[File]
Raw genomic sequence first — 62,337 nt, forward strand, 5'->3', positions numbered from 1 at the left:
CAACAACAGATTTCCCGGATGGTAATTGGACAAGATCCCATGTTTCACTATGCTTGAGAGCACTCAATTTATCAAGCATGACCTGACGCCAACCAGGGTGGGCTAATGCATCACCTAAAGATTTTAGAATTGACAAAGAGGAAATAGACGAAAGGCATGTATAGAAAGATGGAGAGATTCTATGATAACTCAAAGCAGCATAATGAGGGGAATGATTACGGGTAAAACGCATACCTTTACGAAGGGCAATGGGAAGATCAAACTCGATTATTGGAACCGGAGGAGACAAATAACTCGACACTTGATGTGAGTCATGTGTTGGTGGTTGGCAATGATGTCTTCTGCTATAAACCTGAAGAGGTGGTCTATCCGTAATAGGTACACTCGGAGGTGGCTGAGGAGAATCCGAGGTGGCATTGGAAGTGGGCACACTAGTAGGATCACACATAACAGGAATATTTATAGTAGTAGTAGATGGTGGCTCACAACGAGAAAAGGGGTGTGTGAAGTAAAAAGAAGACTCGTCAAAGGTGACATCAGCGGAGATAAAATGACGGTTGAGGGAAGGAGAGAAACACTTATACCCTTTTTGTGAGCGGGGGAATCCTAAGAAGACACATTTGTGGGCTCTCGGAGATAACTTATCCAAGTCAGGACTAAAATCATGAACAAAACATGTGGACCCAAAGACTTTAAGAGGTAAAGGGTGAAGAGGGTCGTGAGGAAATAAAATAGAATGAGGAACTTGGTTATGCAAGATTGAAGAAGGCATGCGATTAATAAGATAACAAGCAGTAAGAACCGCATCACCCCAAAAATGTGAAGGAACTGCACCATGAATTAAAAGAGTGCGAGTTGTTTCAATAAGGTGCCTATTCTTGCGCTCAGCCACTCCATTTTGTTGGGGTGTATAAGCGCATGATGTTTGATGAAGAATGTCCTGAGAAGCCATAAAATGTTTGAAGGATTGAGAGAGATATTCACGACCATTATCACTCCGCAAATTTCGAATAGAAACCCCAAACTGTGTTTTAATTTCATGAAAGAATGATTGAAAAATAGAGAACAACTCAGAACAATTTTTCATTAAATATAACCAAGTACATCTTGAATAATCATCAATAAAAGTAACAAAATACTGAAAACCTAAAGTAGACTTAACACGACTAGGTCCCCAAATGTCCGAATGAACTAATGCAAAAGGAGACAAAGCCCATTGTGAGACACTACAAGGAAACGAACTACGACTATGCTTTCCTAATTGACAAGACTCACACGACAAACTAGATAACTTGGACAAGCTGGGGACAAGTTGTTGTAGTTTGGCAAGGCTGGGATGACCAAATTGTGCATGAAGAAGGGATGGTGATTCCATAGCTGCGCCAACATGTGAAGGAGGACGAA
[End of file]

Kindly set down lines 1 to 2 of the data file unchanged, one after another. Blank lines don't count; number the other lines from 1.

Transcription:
Raw genomic sequence first — 62,337 nt, forward strand, 5'->3', positions numbered from 1 at the left:
CAACAACAGATTTCCCGGATGGTAATTGGACAAGATCCCATGTTTCACTATGCTTGAGAGCACTCAATTTATCAAGCATGACCTGACGCCAACCAGGGTGGGCTAATGCATCACCTAAAGATTTTAGAATTGACAAAGAGGAAATAGACGAAAGGCATGTATAGAAAGATGGAGAGATTCTATGATAACTCAAAGCAGCATAATGAGGGGAATGATTACGGGTAAAACGCATACCTTTACGAAGGGCAATGGGAAGATCAAACTCGATTATTGGAACCGGAGGAGACAAATAACTCGACACTTGATGTGAGTCATGTGTTGGTGGTTGGCAATGATGTCTTCTGCTATAAACCTGAAGAGGTGGTCTATCCGTAATAGGTACACTCGGAGGTGGCTGAGGAGAATCCGAGGTGGCATTGGAAGTGGGCACACTAGTAGGATCACACATAACAGGAATATTTATAGTAGTAGTAGATGGTGGCTCACAACGAGAAAAGGGGTGTGTGAAGTAAAAAGAAGACTCGTCAAAGGTGACATCAGCGGAGATAAAATGACGGTTGAGGGAAGGAGAGAAACACTTATACCCTTTTTGTGAGCGGGGGAATCCTAAGAAGACACATTTGTGGGCTCTCGGAGATAACTTATCCAAGTCAGGACTAAAATCATGAACAAAACATGTGGACCCAAAGACTTTAAGAGGTAAAGGGTGAAGAGGGTCGTGAGGAAATAAAATAGAATGAGGAACTTGGTTATGCAAGATTGAAGAAGGCATGCGATTAATAAGATAACAAGCAGTAAGAACCGCATCACCCCAAAAATGTGAAGGAACTGCACCATGAATTAAAAGAGTGCGAGTTGTTTCAATAAGGTGCCTATTCTTGCGCTCAGCCACTCCATTTTGTTGGGGTGTATAAGCGCATGATGTTTGATGAAGAATGTCCTGAGAAGCCATAAAATGTTTGAAGGATTGAGAGAGATATTCACGACCATTATCACTCCGCAAATTTCGAATAGAAACCCCAAACTGTGTTTTAATTTCATGAAAGAATGATTGAAAAATAGAGAACAACTCAGAACAATTTTTCATTAAATATAACCAAGTACATCTTGAATAATCATCAATAAAAGTAACAAAATACTGAAAACCTAAAGTAGACTTAACACGACTAGGTCCCCAAATGTCCGAATGAACTAATGCAAAAGGAGACAAAGCCCATTGTGAGACACTACAAGGAAACGAACTACGACTATGCTTTCCTAATTGACAAGACTCACACGACAAACTAGATAACTTGGACAAGCTGGGGACAAGTTGTTGTAGTTTGGCAAGGCTGGGATGACCAAATTGTGCATGAAGAAGGGATGGTGATTCCATAGCTGCGCCAACATGTGAAGGAGGACGAA